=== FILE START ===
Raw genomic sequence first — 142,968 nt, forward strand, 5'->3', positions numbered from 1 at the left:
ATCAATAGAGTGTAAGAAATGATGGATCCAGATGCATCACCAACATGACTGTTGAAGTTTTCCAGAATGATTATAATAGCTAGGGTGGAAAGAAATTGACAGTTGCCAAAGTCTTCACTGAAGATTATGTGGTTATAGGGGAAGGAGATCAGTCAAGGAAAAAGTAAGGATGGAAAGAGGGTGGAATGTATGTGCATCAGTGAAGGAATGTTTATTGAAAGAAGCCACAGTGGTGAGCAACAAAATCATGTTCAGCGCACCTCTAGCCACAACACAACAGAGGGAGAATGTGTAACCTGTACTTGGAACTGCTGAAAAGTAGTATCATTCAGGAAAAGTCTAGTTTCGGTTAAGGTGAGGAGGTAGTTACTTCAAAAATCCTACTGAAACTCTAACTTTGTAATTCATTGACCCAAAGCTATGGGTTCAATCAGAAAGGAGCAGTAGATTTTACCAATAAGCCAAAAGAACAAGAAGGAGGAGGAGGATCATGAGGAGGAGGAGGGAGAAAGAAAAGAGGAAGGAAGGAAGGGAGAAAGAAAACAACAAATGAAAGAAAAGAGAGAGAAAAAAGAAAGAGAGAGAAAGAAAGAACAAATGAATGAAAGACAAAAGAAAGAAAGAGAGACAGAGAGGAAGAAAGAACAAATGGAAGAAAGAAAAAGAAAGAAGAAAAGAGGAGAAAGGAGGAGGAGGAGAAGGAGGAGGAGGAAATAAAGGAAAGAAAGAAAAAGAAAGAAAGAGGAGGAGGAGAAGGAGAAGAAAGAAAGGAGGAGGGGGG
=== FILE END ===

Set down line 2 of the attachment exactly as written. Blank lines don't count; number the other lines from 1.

ATCAATAGAGTGTAAGAAATGATGGATCCAGATGCATCACCAACATGACTGTTGAAGTTTTCCAGAATGATTATAATAGCTAGGGTGGAAAGAAATTGACAGTTGCCAAAGTCTTCACTGAAGATTATGTGGTTATAGGGGAAGGAGATCAGTCAAGGAAAAAGTAAGGATGGAAAGAGGGTGGAATGTATGTGCATCAGTGAAGGAATGTTTATTGAAAGAAGCCACAGTGGTGAGCAACAAAATCATGTTCAGCGCACCTCTAGCCACAACACAACAGAGGGAGAATGTGTAACCTGTACTTGGAACTGCTGAAAAGTAGTATCATTCAGGAAAAGTCTAGTTTCGGTTAAGGTGAGGAGGTAGTTACTTCAAAAATCCTACTGAAACTCTAACTTTGTAATTCATTGACCCAAAGCTATGGGTTCAATCAGAAAGGAGCAGTAGATTTTACCAATAAGCCAAAAGAACAAGAAGGAGGAGGAGGATCATGAGGAGGAGGAGGGAGAAAGAAAAGAGGAAGGAAGGAAGGGAGAAAGAAAACAACAAATGAAAGAAAAGAGAGAGAAAAAAGAAAGAGAGAGAAAGAAAGAACAAATGAATGAAAGACAAAAGAAAGAAAGAGAGACAGAGAGGAAGAAAGAACAAATGGAAGAAAGAAAAAGAAAGAAGAAAAGAGGAGAAAGGAGGAGGAGGAGAAGGAGGAGGAGGAAATAAAGGAAAGAAAGAAAAAGAAAGAAAGAGGAGGAGGAGAAGGAGAAGAAAGAAAGGAGGAGGGGGG